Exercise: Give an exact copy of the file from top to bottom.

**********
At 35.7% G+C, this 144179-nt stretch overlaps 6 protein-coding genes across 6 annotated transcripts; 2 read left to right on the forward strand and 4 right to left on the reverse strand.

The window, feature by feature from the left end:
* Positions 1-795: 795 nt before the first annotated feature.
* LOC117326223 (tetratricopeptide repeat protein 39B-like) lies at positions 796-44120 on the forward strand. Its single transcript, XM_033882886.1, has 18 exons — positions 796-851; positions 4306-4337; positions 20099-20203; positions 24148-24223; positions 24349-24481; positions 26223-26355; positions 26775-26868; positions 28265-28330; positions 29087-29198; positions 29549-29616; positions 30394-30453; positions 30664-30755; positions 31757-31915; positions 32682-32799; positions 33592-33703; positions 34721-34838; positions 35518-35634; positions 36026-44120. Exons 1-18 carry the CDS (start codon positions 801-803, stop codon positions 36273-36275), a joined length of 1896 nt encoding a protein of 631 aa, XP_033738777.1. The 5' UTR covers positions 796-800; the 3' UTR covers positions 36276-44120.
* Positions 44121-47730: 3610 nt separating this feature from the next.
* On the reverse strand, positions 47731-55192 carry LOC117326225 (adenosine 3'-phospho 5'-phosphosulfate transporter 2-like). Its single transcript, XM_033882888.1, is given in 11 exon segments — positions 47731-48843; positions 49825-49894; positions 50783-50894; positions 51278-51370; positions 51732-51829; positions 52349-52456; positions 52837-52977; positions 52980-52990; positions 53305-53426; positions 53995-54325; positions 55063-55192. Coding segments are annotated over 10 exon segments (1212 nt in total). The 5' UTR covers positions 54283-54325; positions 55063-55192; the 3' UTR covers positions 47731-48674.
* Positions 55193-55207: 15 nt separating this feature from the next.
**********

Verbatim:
At 35.7% G+C, this 144179-nt stretch overlaps 6 protein-coding genes across 6 annotated transcripts; 2 read left to right on the forward strand and 4 right to left on the reverse strand.

The window, feature by feature from the left end:
* Positions 1-795: 795 nt before the first annotated feature.
* LOC117326223 (tetratricopeptide repeat protein 39B-like) lies at positions 796-44120 on the forward strand. Its single transcript, XM_033882886.1, has 18 exons — positions 796-851; positions 4306-4337; positions 20099-20203; positions 24148-24223; positions 24349-24481; positions 26223-26355; positions 26775-26868; positions 28265-28330; positions 29087-29198; positions 29549-29616; positions 30394-30453; positions 30664-30755; positions 31757-31915; positions 32682-32799; positions 33592-33703; positions 34721-34838; positions 35518-35634; positions 36026-44120. Exons 1-18 carry the CDS (start codon positions 801-803, stop codon positions 36273-36275), a joined length of 1896 nt encoding a protein of 631 aa, XP_033738777.1. The 5' UTR covers positions 796-800; the 3' UTR covers positions 36276-44120.
* Positions 44121-47730: 3610 nt separating this feature from the next.
* On the reverse strand, positions 47731-55192 carry LOC117326225 (adenosine 3'-phospho 5'-phosphosulfate transporter 2-like). Its single transcript, XM_033882888.1, is given in 11 exon segments — positions 47731-48843; positions 49825-49894; positions 50783-50894; positions 51278-51370; positions 51732-51829; positions 52349-52456; positions 52837-52977; positions 52980-52990; positions 53305-53426; positions 53995-54325; positions 55063-55192. Coding segments are annotated over 10 exon segments (1212 nt in total). The 5' UTR covers positions 54283-54325; positions 55063-55192; the 3' UTR covers positions 47731-48674.
* Positions 55193-55207: 15 nt separating this feature from the next.